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Structural Powers and the Homeodynamic Unity of Organisms

In William M. R. Simpson, Robert C. Koons & Nicholas J. Teh (eds.), Neo-Aristotelian Perspectives on Contemporary Science. Routledge. pp. 169-184 (2017)

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  1. Aristotle's Ontology of Change.Mark Sentesy - forthcoming - Chicago, IL, USA: Northwestern University Press.
    This book investigates what change is, according to Aristotle, and how it affects his conception of being. Mark Sentesy argues that change leads Aristotle to develop first-order metaphysical concepts such as matter, potency, actuality, sources of being, and the teleology of emerging things. He shows that Aristotle’s distinctive ontological claim—that being is inescapably diverse in kind—is anchored in his argument for the existence of change. Aristotle may be the only thinker to have given a noncircular definition of change. When he (...)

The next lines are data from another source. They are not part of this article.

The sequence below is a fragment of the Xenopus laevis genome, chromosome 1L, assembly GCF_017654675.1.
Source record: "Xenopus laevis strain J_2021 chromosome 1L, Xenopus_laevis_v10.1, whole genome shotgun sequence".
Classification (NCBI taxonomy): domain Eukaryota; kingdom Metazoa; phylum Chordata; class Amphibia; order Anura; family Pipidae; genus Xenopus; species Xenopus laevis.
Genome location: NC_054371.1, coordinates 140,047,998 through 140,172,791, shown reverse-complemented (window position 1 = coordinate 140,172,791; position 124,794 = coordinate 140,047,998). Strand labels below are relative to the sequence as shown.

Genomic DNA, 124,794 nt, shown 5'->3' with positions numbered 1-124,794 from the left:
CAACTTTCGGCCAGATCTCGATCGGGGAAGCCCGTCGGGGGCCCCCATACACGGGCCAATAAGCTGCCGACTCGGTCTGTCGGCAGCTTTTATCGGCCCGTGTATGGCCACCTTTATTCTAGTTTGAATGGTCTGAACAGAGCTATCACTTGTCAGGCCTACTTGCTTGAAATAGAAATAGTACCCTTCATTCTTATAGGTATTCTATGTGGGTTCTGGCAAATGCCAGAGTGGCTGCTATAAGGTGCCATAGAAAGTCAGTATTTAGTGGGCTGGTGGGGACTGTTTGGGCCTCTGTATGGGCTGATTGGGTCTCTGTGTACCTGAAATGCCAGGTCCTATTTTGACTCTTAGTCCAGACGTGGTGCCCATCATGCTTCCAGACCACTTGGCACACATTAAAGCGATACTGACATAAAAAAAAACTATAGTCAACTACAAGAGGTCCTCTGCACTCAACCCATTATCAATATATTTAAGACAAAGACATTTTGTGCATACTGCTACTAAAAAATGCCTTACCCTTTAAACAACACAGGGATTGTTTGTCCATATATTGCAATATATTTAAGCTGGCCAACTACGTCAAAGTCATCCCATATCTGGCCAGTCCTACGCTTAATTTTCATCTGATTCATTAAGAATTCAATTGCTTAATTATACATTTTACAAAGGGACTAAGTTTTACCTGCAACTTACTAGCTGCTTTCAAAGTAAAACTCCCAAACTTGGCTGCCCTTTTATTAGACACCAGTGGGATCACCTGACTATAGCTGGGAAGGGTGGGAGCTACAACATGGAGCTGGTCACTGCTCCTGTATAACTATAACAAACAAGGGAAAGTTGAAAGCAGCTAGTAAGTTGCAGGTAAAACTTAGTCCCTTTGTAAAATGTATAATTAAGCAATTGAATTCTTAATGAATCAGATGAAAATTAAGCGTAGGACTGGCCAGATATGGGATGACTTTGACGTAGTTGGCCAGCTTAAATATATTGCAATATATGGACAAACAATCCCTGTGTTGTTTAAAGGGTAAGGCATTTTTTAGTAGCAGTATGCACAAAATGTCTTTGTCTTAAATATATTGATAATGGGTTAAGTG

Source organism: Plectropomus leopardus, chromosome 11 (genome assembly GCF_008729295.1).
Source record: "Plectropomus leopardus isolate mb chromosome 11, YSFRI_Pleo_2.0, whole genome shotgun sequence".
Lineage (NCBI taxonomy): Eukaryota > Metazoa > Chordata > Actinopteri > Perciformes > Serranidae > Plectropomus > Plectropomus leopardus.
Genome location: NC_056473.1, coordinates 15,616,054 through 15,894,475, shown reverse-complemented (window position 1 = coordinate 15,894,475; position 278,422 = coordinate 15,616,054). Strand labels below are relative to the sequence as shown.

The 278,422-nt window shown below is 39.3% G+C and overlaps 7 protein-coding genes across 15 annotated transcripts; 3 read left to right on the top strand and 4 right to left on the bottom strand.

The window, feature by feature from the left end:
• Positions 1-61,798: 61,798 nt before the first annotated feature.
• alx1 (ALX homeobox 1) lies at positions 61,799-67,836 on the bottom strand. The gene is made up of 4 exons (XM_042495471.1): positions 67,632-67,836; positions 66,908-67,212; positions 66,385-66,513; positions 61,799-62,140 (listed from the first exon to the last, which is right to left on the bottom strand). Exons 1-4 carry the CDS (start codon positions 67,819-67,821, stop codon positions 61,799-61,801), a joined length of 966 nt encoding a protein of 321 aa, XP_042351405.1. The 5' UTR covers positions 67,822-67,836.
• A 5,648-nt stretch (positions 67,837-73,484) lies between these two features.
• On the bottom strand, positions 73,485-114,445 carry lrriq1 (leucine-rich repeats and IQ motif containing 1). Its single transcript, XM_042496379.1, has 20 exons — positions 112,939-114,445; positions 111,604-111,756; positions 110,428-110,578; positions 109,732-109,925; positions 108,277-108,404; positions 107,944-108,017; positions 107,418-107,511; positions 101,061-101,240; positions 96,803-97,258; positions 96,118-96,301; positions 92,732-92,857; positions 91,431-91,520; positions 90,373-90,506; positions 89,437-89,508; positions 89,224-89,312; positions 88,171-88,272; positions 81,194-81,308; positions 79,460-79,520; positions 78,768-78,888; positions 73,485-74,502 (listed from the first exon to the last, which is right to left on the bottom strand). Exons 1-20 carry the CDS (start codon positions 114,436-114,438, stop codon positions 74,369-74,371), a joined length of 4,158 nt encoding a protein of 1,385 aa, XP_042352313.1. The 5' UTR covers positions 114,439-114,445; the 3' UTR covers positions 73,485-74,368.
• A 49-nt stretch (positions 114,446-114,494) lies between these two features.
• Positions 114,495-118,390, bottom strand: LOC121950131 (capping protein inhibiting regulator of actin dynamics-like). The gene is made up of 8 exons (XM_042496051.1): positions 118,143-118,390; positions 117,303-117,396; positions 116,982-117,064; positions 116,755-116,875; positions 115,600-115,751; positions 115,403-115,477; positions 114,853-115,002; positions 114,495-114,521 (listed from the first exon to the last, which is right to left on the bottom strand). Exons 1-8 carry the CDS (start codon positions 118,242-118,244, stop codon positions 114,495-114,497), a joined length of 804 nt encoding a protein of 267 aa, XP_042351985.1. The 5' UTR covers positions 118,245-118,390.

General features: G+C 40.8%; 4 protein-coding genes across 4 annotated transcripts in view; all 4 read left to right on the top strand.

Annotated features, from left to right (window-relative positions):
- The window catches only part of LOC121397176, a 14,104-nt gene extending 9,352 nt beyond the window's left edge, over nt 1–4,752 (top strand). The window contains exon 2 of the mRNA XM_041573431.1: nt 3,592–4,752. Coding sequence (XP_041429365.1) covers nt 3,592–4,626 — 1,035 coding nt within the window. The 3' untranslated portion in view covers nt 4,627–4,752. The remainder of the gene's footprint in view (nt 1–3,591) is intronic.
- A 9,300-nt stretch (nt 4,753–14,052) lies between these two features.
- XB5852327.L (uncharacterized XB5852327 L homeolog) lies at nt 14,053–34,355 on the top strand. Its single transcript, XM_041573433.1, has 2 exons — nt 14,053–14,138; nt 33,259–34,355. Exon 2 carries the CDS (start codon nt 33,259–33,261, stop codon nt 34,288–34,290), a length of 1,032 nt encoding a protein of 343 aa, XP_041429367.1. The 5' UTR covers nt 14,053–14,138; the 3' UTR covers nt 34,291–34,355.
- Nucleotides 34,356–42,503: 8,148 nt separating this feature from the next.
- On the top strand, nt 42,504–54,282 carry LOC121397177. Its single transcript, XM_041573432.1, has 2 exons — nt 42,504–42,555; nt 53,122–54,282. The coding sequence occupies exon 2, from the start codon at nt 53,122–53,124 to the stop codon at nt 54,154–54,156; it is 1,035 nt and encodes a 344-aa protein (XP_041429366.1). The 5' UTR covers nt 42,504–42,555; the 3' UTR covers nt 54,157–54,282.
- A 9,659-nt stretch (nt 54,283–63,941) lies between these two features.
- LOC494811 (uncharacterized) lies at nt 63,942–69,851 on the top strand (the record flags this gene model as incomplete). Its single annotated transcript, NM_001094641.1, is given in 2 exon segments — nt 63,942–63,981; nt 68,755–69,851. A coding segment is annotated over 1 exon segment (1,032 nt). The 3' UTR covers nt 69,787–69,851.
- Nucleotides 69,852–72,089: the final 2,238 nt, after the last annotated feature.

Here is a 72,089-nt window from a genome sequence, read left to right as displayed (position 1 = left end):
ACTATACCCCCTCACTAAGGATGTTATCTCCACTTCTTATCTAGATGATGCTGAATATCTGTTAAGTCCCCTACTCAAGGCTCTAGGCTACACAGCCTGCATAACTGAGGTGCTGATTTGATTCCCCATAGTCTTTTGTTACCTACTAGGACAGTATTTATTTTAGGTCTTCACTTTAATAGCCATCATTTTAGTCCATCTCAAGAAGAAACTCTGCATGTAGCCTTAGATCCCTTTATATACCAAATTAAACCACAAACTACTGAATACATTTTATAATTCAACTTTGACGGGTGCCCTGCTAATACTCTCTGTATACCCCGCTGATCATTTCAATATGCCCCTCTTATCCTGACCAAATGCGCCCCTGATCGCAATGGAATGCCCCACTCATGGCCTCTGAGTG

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  • From Potency to Act: Hyloenergeism.Jeremy W. Skrzypek - forthcoming - Synthese:1-26.
    Many contemporary proponents of hylomorphism endorse a version of hylomorphism according to which the form of a material object is a certain kind of complex relation or structure. Structural approaches to form, however, seem not to capture form’s traditional role as the guarantor of diachronic identity, since more “dynamically complex” material objects, such as living organisms, seem to undergo, and survive, various structural changes over the course of their existence. As a result, some contemporary hylomorphists have looked to alternative, non-structural (...)
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